Financial health is essentially the state of an individual’s financial affairs. It’s an umbrella term that can refer to things like income, savings, investments, debt, assets and how well you’re doing in all those areas.
Many families hesitate to or don’t even consider discussing finances with their children. But by not talking about money, you could be leaving an important gap in their education.
Why having good financial health is important
Having good financial health means that you’re less likely to be in unmanageable debt, you’re more likely to have savings, you can get yourself through an emergency, and you have a better retirement plan.
It means you don’t have to always rely on credit to get yourself out of tricky situations, which can end up eating away at your income.
Therefore, teaching children good financial health practices is essential. By equipping children with the knowledge, tools, and confidence to manage their money well, you’re setting them up for future success.
Those unprepared for handling money may be more likely to make financial mistakes like relying on payday loans, overspending, making poor investment decisions, or failing to save for a rainy day.
How to talk to your children about financial health
The approach you take will all depend on the age of the child to start with. A five-year-old probably won’t be ready for a 401k talk, for example.
Introduce them to money from a young age
With very young children, you can introduce them to the concept of physical money and even bank cards just to familiarize them with those.
Lots of people think that kids are too young to learn about money. But you don’t have to start teaching them about money in a serious, lesson format. It all starts with little introductions here and there.
Drop money talk into everyday conversations
Not everything needs to be a sit-down lesson. Try to get into the habit of dropping money talk into everyday life. Help children understand that it’s a necessary part of life and that it doesn’t have to be complicated or scary.
When you visit the local store, movie theater, or restaurant, take a moment here and there to bring up how much things cost. Perhaps ask them to count up how much you have to spend versus how much things cost.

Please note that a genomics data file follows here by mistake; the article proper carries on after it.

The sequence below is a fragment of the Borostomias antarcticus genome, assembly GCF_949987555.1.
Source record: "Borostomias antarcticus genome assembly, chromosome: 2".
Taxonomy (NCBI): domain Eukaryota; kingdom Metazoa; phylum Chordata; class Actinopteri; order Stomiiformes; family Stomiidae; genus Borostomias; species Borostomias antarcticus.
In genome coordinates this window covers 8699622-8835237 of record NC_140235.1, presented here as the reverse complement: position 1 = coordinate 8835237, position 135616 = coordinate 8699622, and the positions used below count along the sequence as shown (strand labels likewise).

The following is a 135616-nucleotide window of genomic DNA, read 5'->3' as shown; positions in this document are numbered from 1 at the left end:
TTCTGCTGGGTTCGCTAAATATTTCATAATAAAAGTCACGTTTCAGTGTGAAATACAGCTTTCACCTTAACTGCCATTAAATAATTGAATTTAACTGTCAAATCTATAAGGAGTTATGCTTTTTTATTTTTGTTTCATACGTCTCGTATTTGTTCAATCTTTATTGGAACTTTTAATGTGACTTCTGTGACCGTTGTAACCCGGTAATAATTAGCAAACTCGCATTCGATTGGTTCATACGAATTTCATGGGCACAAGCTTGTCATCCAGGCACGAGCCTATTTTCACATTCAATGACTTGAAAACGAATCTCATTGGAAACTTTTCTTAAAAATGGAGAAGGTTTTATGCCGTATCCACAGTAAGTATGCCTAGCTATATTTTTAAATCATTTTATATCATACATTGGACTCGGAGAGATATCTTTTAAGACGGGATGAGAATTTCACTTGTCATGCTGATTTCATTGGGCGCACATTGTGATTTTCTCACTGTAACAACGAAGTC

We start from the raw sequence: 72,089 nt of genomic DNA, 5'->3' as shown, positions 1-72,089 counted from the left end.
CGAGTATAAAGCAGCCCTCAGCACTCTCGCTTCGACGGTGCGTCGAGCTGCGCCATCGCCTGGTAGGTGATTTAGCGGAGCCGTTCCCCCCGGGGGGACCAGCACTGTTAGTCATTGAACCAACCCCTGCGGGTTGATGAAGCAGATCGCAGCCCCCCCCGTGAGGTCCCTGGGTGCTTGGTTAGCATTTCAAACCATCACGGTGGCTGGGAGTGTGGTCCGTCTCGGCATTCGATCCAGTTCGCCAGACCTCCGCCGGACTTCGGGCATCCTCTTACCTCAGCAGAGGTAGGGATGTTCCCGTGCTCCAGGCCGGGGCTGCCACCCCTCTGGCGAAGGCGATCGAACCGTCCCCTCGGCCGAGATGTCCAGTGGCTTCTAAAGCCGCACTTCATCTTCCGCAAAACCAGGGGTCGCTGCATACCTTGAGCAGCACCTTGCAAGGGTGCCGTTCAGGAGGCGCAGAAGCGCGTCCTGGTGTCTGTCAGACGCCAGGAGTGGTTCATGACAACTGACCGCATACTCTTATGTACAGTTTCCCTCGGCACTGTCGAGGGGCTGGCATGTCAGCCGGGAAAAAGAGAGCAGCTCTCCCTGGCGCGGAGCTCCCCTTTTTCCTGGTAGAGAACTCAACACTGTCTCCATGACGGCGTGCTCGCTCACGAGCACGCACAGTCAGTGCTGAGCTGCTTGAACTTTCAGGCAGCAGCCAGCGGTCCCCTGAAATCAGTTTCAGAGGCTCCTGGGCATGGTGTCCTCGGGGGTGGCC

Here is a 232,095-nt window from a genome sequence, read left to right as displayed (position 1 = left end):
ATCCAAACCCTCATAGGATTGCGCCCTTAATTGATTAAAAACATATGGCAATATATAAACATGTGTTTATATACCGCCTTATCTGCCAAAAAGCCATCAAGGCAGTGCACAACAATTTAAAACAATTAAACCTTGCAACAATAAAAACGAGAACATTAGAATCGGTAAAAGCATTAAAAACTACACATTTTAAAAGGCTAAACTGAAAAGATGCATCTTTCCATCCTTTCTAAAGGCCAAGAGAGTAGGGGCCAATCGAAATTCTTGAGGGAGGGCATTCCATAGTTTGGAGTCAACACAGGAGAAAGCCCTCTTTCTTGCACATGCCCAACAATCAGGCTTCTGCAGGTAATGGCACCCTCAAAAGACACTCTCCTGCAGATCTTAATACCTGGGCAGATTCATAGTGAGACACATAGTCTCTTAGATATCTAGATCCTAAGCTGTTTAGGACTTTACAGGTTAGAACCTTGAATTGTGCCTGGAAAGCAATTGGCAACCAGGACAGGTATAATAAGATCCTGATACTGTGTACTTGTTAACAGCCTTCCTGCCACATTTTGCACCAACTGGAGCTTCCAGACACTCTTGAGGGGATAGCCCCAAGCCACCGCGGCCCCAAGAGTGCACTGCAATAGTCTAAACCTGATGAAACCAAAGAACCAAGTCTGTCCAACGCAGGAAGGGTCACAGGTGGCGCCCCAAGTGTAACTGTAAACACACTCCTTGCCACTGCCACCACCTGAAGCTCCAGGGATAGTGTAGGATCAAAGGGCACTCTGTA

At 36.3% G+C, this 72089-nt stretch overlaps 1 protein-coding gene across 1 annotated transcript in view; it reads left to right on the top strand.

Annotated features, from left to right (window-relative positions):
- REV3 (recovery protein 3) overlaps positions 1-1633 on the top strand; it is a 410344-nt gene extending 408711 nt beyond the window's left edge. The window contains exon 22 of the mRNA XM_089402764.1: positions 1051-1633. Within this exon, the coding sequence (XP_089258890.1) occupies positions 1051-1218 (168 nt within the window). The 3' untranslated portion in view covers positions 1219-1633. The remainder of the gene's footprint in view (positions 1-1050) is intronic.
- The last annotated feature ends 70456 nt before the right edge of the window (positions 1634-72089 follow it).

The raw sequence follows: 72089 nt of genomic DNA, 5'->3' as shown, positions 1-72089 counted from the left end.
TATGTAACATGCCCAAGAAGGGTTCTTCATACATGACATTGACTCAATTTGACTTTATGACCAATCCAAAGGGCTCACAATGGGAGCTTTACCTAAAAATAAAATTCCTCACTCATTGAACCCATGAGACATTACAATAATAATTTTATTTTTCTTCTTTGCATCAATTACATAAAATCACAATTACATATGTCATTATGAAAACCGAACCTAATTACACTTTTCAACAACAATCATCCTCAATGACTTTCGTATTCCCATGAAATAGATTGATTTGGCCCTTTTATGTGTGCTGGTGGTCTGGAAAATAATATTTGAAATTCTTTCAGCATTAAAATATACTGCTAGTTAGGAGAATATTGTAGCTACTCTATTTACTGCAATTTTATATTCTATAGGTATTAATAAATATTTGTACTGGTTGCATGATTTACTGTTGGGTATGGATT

As they get older, you can introduce them to the idea of savings with pocket money and eventually help them open a minor savings or teen checking bank account. Learning how to save is an important lesson in delayed gratification and being patient with the money you have. Teach them that they can purchase the things they really want if they manage to save.
When they tell you how much they managed to save, be encouraging and enthusiastic about it to give them positive reinforcement.
Learning about money is as much about confidence as knowledge. As children get older, they naturally seek more independence. So, let them make some money decisions on their own and learn the consequences.
Encourage them to head to the counter and pay for things they want on their own to teach them the true value of money. Ask their opinion on how much they think something is worth and whether they really want it or to keep saving.
This will help them gain the confidence to make bigger decisions that have more impact in later life. It could also encourage them to research the best options for how to spend their money one day.
Use apps or games to teach them about money
With more digital educational content for children out there, you can find apps or games that help teach children more about money. For younger children, you could even experiment with fake money in games like Monopoly.
It may not seem like playing with money is teaching them much, but children will still absorb these lessons. They may not realize it at the time, but the groundwork you put in now will help sow the seeds for a more stable and confident approach to money.
Discuss your own finances with children
A lot of people are very hesitant to discuss their own finances with children, especially if you’re facing money worries yourself. However, children by a certain age are usually smart enough to figure out when something’s wrong.
By shielding them from money worries and keeping everything a secret, you’re not doing them any favors. Of course, you don’t want to panic children, but letting them know what’s happening in a calm and collected way helps to make the conversations about money more open and productive.
Those conversations can also go a long way in teaching them what money habits or decisions to make in the future, and how to deal with any money worries that come up.